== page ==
We’ve been living on Echoes at Herrington Harbour North Marina in Deale, MD since July 2017. Over those four months we’ve become accustomed to the constraints of living on a boat as well as the pleasures. It’s wonderful, it’s a hassle, and it’s worth it.
Christine and I bought Buddy & Dariene DeRyder’s Surfryder in December 2016. She is a beautifully well-kept 2003 Beneteau 423, hull #32. She has higher than average engine hours, but that does not show and the engine runs beautifully. We worked with Zimmerman Marine’s Yacht Purchase Support Program and Haywood May was our broker with Steve Zimmerman consulting. We hired the well-known Mike Previti of previtimarineconsulting.com as our surveyor. We began a refit in January and just completed the final work June 23. We move on the renamed Echoes full-time June 30. This process took longer than planned, and unplanned – we expected to be done with the refit by the end of March. Why did it take three months longer than expected?
Introduction to Echoes
We bought our liveaboard sailboat in December. We are renaming her Echoes after the famous Pink Floyd song. Why Echoes? Just LISTEN, here is the first phrase:
Overhead the albatross hangs motionless upon the air
And deep beneath the rolling waves in labyrinths of coral caves
The echo of a distant tide
Comes willowing across the sand
And everything is green and submarine
Listen to that at night under the stars on deck with a glass of rum!
We talked about what we were looking for in our ISO LIVEABOARD SAILBOAT post. You can’t have everything, but we got everything we wanted except for the traditional mainsail; Echoes has a roller furling mainsail. Echoes is a 2003 Beneteau 423. Reviews of this model mention the large volume, great livability at anchor, easy sailing and suitability for couples cruising. We love the large shower that is in the forward master’s berth and the large island queen bunk. We also love the big cockpit the allows Rick to lay out full length for cockpit sleeping on warm nights. Continue reading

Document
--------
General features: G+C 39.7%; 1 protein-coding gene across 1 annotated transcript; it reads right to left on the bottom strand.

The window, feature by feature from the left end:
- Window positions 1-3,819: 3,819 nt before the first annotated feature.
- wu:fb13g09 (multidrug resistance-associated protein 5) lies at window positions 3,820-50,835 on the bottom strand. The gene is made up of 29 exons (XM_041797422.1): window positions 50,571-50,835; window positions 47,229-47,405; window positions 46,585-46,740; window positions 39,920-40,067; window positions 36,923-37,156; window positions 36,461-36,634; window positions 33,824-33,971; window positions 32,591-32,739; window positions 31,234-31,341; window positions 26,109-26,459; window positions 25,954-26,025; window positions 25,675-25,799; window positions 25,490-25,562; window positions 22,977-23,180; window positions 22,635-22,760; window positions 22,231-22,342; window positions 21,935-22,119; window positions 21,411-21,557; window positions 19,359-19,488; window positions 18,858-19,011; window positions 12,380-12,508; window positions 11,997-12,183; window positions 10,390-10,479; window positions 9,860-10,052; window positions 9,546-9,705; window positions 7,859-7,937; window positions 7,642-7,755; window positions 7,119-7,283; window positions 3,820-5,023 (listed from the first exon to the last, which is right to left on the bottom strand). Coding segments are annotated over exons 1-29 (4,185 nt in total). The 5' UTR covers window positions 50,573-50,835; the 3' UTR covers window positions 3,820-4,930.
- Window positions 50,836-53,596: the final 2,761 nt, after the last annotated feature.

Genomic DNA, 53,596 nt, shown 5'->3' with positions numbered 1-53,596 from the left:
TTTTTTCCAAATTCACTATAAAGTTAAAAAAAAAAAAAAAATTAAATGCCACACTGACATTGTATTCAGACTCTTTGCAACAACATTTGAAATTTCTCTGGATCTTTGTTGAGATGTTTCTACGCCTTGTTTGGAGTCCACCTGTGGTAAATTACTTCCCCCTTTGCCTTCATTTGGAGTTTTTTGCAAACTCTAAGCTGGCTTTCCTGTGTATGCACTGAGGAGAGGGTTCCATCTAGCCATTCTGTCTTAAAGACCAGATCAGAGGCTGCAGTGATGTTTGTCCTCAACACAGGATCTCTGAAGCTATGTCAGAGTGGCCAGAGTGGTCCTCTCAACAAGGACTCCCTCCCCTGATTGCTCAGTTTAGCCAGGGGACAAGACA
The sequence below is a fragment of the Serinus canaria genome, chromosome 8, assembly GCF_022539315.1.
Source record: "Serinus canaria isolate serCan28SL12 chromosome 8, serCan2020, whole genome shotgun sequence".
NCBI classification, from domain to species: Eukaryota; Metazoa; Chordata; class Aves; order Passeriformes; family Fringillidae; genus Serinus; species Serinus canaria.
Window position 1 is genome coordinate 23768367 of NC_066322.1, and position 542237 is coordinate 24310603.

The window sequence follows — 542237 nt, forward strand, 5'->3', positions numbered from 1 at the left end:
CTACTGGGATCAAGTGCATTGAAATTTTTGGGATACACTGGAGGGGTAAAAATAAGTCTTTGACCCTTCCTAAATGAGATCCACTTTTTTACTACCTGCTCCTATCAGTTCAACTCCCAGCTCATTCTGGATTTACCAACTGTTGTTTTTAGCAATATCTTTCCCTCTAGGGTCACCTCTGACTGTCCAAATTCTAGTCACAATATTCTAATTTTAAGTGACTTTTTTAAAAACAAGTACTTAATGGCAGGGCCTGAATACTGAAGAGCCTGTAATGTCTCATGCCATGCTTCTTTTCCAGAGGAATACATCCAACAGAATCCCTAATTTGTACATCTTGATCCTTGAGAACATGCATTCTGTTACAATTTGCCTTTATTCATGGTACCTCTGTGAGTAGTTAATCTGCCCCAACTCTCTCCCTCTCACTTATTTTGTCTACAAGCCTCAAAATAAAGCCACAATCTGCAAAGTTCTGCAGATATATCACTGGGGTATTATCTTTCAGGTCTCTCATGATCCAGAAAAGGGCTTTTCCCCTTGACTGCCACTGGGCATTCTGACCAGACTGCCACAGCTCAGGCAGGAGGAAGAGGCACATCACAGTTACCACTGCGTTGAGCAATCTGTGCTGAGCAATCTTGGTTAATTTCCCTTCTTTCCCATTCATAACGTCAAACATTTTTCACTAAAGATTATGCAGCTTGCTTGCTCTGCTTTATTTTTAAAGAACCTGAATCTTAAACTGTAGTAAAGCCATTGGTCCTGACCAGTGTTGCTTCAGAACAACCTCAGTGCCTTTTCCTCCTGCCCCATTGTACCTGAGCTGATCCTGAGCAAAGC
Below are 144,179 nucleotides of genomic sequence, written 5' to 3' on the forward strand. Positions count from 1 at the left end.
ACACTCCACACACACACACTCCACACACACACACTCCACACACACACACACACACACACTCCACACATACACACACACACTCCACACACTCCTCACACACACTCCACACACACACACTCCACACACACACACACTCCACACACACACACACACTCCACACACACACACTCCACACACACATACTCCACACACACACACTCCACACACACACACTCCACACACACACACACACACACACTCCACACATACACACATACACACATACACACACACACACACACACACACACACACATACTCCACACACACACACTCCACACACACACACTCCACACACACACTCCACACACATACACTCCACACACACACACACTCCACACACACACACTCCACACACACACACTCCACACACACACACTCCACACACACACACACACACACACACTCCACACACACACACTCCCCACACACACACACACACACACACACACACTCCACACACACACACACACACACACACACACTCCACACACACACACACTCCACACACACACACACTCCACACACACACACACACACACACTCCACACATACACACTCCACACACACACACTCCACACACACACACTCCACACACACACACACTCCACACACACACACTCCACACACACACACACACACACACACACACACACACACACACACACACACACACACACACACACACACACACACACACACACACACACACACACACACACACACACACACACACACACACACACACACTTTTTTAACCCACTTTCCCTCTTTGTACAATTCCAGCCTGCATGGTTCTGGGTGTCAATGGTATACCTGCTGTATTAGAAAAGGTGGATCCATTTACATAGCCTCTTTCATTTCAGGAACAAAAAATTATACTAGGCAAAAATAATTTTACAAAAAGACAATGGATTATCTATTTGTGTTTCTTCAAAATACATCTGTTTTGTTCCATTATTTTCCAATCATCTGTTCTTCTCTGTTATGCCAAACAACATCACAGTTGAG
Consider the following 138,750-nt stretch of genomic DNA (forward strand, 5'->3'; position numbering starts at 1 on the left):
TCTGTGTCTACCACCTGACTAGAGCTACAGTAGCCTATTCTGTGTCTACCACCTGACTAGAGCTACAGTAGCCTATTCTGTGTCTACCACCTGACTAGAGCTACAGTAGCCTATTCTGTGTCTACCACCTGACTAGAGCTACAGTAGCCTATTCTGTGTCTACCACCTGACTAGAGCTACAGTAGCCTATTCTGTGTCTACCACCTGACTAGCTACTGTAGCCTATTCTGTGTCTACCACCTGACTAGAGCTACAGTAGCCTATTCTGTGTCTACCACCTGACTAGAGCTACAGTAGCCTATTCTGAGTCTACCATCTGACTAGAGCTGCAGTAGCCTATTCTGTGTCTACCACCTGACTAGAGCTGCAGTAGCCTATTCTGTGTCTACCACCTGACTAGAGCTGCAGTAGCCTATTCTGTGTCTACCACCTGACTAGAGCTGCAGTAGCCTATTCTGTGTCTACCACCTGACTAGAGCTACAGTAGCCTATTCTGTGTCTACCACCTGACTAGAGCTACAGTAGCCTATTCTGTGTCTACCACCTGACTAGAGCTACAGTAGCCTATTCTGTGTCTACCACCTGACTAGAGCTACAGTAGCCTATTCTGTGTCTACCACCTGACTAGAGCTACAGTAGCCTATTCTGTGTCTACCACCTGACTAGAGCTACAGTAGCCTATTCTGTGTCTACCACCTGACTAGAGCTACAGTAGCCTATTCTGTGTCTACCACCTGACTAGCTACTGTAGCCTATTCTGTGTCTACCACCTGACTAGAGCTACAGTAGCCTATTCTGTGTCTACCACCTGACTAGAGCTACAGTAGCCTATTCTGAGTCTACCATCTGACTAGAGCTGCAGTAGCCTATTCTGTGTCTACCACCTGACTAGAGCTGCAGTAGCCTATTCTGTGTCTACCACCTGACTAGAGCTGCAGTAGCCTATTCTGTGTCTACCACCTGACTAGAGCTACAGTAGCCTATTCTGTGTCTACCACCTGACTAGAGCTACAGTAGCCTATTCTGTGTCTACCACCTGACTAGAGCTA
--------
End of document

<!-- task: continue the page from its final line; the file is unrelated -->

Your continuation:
I’ve gotten a couple of requests for my recipe for my Keeping Bread that I have been working on for a couple of years. My goal with this bread is a slicing bread that keeps for a week. The addition of wheat gluten, dry milk, oil and honey aid in the keeping quality. Starting with a 30 minute rest lets the yeast get started, but also lets the proteolytic (protein reducing) and diastatic (starch reducing) enzymes get started; this results in a more relaxed dough.
This recipe is in bakers % by weight and is sized for a single standard loaf. I provide conversions to volume for convenience, but you will get more consistent results measuring by weight.
At 50% AP flour to 50% whole wheat flour you will get signifiant lift. I have great results going as high as 75% whole wheat (my favorite). At 90% whole wheat the loaf is heavier and at 100% the loaf is heavier and more crumbly. Size the loaves to fit your oven. This also works well as a round loaf, but it will spread a bit as it is a soft dough.
Recipe spreadsheet at: rickgs-keeping-wheat-bread-facebook-bakers-percentage-170211
We’re just back from two weeks of sailing the US Virgin Islands and Culebra. No visits to the BVIs this trip. The first week started with decent weather, but the wind and swell picked up per the weather forecast. We saw gusts of 25+ knots and 2-meter swells routinely for over a week. What to do?